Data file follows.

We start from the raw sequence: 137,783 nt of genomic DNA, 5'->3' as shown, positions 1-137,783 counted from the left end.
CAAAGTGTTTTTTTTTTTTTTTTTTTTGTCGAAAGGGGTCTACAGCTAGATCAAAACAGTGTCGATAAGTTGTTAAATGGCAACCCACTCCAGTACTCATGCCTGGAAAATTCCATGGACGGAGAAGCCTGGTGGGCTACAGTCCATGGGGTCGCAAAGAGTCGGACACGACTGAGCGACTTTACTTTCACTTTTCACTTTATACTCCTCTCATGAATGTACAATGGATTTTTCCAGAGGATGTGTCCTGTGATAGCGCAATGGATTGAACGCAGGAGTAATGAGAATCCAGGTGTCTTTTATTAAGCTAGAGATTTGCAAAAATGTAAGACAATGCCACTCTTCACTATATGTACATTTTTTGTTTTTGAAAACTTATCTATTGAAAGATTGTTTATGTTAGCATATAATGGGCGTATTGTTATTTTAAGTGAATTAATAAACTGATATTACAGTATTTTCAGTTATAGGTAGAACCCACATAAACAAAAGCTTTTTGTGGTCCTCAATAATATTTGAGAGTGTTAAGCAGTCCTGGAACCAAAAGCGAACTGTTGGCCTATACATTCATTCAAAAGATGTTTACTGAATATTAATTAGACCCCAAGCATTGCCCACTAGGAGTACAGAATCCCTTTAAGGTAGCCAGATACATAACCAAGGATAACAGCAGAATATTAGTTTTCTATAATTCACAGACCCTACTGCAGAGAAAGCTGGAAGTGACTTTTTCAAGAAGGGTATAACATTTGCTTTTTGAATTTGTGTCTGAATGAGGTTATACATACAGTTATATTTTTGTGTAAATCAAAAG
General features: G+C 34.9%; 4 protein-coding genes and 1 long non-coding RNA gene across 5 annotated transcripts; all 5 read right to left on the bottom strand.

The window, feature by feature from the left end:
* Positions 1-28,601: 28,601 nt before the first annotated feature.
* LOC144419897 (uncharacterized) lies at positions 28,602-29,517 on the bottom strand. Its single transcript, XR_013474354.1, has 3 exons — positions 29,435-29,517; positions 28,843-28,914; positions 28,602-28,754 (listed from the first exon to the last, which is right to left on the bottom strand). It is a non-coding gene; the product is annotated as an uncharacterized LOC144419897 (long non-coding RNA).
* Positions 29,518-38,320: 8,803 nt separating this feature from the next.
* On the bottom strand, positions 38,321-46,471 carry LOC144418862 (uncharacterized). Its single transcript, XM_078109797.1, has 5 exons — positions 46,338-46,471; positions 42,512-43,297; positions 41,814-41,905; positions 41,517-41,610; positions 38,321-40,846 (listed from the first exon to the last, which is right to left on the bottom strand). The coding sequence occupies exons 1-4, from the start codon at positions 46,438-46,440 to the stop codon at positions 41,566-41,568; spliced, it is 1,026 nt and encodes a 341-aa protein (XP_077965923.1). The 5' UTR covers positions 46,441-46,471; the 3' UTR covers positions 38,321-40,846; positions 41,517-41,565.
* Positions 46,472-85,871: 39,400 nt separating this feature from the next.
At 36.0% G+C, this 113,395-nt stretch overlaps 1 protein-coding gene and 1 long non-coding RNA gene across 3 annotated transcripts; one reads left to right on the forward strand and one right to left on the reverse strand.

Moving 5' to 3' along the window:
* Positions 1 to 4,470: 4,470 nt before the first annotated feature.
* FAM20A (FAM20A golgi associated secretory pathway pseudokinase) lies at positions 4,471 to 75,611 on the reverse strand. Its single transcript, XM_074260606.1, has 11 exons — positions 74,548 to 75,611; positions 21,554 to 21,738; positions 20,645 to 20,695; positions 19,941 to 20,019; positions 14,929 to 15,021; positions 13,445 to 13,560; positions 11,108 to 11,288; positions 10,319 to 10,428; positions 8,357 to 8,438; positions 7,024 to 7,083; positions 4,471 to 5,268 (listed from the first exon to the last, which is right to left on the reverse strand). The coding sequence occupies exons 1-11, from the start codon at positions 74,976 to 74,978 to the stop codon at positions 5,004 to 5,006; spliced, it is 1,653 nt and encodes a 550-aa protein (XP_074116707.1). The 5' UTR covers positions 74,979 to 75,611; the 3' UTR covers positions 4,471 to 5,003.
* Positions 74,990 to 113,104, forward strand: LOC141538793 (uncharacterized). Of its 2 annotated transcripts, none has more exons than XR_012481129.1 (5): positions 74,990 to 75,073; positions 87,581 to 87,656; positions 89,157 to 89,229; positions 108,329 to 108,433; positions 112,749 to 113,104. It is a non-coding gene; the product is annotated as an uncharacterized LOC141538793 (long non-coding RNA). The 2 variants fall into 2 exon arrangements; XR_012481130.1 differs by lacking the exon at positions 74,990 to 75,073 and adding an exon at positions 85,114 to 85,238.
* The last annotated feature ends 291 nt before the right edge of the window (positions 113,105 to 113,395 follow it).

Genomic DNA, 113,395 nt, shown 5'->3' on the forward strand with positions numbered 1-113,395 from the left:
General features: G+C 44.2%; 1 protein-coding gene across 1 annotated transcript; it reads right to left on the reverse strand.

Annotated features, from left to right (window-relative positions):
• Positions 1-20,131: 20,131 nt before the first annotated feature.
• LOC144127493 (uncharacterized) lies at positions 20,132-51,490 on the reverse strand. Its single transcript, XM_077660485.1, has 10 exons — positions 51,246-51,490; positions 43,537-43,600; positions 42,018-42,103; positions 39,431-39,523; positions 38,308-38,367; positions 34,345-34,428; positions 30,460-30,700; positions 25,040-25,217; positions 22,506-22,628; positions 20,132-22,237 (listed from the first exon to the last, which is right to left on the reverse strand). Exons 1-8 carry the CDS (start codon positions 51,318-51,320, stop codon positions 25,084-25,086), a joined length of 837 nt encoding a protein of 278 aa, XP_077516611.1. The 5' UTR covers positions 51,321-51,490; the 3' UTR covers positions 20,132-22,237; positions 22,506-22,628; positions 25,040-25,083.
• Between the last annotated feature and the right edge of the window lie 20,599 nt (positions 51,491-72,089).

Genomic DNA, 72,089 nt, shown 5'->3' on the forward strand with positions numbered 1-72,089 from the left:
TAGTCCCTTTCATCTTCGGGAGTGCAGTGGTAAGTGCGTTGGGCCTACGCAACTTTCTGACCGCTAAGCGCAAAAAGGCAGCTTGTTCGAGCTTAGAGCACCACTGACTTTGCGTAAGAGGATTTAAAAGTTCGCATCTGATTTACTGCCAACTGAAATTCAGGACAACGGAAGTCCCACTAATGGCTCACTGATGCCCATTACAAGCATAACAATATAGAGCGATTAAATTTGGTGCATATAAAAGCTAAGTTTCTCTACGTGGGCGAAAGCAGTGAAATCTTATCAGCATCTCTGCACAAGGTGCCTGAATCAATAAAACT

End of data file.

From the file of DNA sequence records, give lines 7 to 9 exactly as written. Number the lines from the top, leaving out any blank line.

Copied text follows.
* Positions 29,518-38,320: 8,803 nt separating this feature from the next.
* On the bottom strand, positions 38,321-46,471 carry LOC144418862 (uncharacterized). Its single transcript, XM_078109797.1, has 5 exons — positions 46,338-46,471; positions 42,512-43,297; positions 41,814-41,905; positions 41,517-41,610; positions 38,321-40,846 (listed from the first exon to the last, which is right to left on the bottom strand). The coding sequence occupies exons 1-4, from the start codon at positions 46,438-46,440 to the stop codon at positions 41,566-41,568; spliced, it is 1,026 nt and encodes a 341-aa protein (XP_077965923.1). The 5' UTR covers positions 46,441-46,471; the 3' UTR covers positions 38,321-40,846; positions 41,517-41,565.
* Positions 46,472-85,871: 39,400 nt separating this feature from the next.